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  • Educating Children with Velo-Cardio-Facial Syndrome, 22q11.2 Deletion Syndrome,

    and DiGeorge Syndrome

    Third Edition

    A Volume in the Genetics and Communication Disorders Series

    Donna Cutler-Landsman, MS

    Editor

  • 5521 Ruffin Road San Diego, CA 92123

    e-mail: information@pluralpublishing.com Web site: https://www.pluralpublishing.com

    Copyright © 2020 by Plural Publishing, Inc.

    Typeset in 11/13 ITC Garamond Std by Achorn International, Inc. Printed in the United States of America by McNaughton & Gunn, Inc.

    All rights, including that of translation, reserved. No part of this publication may be reproduced, stored in a retrieval system, or transmitted in any form or by any means, electronic, mechanical, recording, or otherwise, including photocopying, recording, taping, Web distribution, or information storage and retrieval systems without the prior written consent of the publisher.

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    Every attempt has been made to contact the copyright holders for material originally printed in another source. If any have been inadvertently over- looked, the publishers will gladly make the necessary arrangements at the first opportunity.

    Library of Congress Cataloging-in-Publication Data:

    Names: Cutler-Landsman, Donna. Title: Educating children with velo-cardio-facial syndrome, 22q11.2 deletion

    syndrome, and DiGeorge syndrome / Donna Cutler-Landsman, MS. Other titles: Educating children with velo-cardio-facial syndrome |

    Genetic syndromes and communication disorders series. Description: Third edition. | San Diego, CA : Plural Publishing, Inc., [2020] |

    Series: Genetic syndromes and communication disorders series | Preceded by Educating children with Velo-Cardio-Facial Syndrome : also known as 22q11.2 deletion syndrome and DiGeorge Syndrome / Donna Cutler-Landsman, editor. 2013. | Includes bibliographical references and index.

    Identifiers: LCCN 2019035390 | ISBN 9781635501674 (paperback) | ISBN 1635501679 (paperback) | ISBN 9781635501711 (ebook)

    Subjects: MESH: DiGeorge Syndrome | Child | Education, Special—methods Classification: LCC RB155.5 | NLM QS 675 | DDC 618.92/0042—dc23 LC record available at https://lccn.loc.gov/2019035390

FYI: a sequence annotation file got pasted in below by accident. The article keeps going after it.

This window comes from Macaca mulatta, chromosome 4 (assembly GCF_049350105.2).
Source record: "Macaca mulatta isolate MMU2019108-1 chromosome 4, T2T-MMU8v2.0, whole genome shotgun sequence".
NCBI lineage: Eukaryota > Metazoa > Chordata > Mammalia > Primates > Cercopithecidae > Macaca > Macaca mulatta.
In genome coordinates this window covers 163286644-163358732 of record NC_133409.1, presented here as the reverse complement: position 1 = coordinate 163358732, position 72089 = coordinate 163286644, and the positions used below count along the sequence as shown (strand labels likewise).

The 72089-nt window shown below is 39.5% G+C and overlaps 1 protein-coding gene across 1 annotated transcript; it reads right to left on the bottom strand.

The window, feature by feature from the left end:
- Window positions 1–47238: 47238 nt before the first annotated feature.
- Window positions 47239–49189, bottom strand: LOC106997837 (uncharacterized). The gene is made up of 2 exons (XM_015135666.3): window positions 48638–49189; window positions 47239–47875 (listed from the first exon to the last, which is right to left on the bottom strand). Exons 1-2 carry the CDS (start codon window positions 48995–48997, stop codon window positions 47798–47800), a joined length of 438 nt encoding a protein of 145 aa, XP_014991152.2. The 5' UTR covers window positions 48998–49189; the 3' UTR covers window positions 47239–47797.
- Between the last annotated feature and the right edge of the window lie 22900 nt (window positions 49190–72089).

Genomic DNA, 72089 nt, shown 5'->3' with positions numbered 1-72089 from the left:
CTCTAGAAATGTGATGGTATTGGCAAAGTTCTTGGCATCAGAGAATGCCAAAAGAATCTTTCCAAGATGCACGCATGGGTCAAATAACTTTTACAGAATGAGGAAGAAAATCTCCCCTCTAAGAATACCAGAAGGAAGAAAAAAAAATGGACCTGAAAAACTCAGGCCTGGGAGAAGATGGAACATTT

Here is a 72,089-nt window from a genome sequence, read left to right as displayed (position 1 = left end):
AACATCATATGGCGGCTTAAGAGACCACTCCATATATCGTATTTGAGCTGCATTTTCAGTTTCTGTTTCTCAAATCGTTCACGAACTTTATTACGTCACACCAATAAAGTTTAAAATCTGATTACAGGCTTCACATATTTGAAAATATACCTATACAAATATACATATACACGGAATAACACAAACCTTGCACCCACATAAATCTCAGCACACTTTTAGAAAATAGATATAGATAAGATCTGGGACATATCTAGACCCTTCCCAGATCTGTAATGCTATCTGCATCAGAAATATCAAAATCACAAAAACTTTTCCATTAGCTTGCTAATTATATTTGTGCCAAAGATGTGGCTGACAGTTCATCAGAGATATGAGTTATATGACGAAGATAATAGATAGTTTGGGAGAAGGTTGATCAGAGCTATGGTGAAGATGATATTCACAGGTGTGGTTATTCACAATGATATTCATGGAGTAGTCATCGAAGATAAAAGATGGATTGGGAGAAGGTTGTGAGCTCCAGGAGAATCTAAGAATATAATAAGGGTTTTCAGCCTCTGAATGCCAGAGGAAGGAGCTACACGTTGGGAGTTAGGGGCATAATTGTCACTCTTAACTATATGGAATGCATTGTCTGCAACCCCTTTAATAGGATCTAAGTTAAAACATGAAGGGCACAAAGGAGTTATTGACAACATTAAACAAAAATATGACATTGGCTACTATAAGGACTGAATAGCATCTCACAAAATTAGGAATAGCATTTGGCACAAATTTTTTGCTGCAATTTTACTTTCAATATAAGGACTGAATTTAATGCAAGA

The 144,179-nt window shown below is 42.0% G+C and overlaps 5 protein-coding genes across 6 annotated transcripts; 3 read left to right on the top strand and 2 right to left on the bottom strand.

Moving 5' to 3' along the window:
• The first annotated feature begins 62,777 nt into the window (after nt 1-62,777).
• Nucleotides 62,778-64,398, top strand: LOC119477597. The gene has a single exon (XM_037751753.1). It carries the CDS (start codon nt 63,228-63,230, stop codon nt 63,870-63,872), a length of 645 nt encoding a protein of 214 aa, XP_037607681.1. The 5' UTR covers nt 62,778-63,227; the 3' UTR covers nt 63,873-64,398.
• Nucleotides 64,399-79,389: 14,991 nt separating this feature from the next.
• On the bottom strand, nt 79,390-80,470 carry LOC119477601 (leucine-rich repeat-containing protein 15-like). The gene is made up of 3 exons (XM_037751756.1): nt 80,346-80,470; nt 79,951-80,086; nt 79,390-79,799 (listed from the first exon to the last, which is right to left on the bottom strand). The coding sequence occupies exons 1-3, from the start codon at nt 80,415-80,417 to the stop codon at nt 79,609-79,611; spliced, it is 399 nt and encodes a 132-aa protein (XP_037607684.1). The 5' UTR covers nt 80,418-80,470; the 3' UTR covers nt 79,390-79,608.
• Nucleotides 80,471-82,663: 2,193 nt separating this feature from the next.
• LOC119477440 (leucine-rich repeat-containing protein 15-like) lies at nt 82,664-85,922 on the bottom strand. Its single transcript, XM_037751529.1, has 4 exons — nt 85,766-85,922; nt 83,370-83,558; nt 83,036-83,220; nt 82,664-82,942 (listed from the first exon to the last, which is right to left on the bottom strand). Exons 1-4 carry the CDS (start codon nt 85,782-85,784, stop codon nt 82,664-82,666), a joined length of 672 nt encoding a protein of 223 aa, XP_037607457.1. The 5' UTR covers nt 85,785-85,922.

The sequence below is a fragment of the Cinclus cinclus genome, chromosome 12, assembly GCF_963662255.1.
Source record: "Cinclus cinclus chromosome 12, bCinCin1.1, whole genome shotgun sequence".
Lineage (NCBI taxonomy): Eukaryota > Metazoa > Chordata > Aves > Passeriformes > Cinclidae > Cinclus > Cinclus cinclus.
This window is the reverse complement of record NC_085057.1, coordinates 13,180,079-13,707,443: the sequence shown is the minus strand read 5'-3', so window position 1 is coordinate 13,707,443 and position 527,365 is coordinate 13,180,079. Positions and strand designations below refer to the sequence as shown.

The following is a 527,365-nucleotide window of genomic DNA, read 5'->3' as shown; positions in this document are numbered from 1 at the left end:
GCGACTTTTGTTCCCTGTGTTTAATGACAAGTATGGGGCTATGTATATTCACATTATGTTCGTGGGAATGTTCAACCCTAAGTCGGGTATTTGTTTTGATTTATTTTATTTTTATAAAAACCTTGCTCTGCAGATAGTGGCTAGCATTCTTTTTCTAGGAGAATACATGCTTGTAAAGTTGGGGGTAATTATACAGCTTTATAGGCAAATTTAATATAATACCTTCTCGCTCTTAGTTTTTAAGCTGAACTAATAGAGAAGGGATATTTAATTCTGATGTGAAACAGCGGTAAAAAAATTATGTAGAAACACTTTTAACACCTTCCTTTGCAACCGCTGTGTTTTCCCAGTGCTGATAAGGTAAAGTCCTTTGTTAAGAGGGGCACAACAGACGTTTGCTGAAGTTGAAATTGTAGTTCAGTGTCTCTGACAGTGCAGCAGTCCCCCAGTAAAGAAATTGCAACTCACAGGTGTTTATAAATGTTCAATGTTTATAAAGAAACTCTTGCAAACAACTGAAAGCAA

• v

    Contents

    Preface vii Acknowledgments xiii Contributors xv

    Part I. Scientific Studies and Overview of the Syndrome

    1 Velo-Cardio-Facial Syndrome: Past, Present, and Future 3 Robert J. Shprintzen

    2 Introduction to Education and the Neurocognitive Profile 17 Donna Cutler-Landsman, Wendy R. Kates, and Tony J. Simon

    3 Cognition and the 22q11.2DS Brain: The Implications 61 of Syndrome-Specific Deficits for School Performance Joëlle Bagautdinova, Stephan Eliez, and Bronwyn Glaser

    4 Psychiatric Disorders and Treatment in the 22q11.2 85 Deletion Syndrome Lara Schwieger and Doron Gothelf

    5 Communication in Velo-Cardio-Facial Syndrome 101 Karen Golding-Kushner

    6 Childhood Illness in 22q11.2 Deletion Syndrome, 133 VCFS, and DiGeorge and Its Impact on School Attendance and Performance Anne Marie Higgins and Donna Cutler-Landsman

    Part II. Educational Interventions and Evaluation of Effective Practices Donna Cutler-Landsman

    7 Evaluation of Educational Interventions 155 8 Early Intervention for Infants and Toddlers 171 9 Getting Ready for School: Preschool (Ages 3–5) 181

  • vi EDUCATING CHILDREN WITH VELO-CARDIO-FACIAL SYNDROME

    10 Entering a Formal School Education Program 205 11 Building the Foundation: Kindergarten Through 223

    Second Grade (Ages 5–7)

    12 Gaining Expertise: Upper Elementary Grades 3 251 Through 5 (Ages 8–11)

    13 Exploring New Horizons: Middle School (Ages 11–14) 283 14 Choices and Future Goals: High School (Ages 14–18) 303 15 Transition to Adulthood: A Model Program (Ages 18–21) 321 Appendix A. Accommodations 341 Appendix B. Teacher Awareness Questionnaire (Answers) 353 Appendix C. Exercises for Understanding 355 Appendix D. Interpreting Test Scores 365

    Index 369

  • vii

    Preface

    In 1994, my fourth-grade child was diagnosed with a genetic deletion syndrome called velo-cardio-facial syndrome (VCFS) or 22q11.2 deletion syndrome. After 10 years of speech therapy, occupational services, and var- ious surgeries and interventions, there finally was a name that explained his difficulties. A blood test called the fluorescence in situ hybridization (FISH) test had just been developed that could positively verify the absence of a piece of DNA on chromosome 22. My husband and I had a genetic explanation and a contact in the United States, Dr. Robert Shprintzen, from New York. No one in Madison, Wisconsin, our hometown, knew much at all about the syndrome. In fact, 5 years earlier, a geneticist had looked at our child and his medical history of a heart defect, palate abnormalities, hypotonia, and learning difficulties and screened him for VCFS/22q11.2DS. He rejected that diagnosis and we spent the next 5 years searching for answers. Now we had a contact that could help us understand the nature of our child’s disability.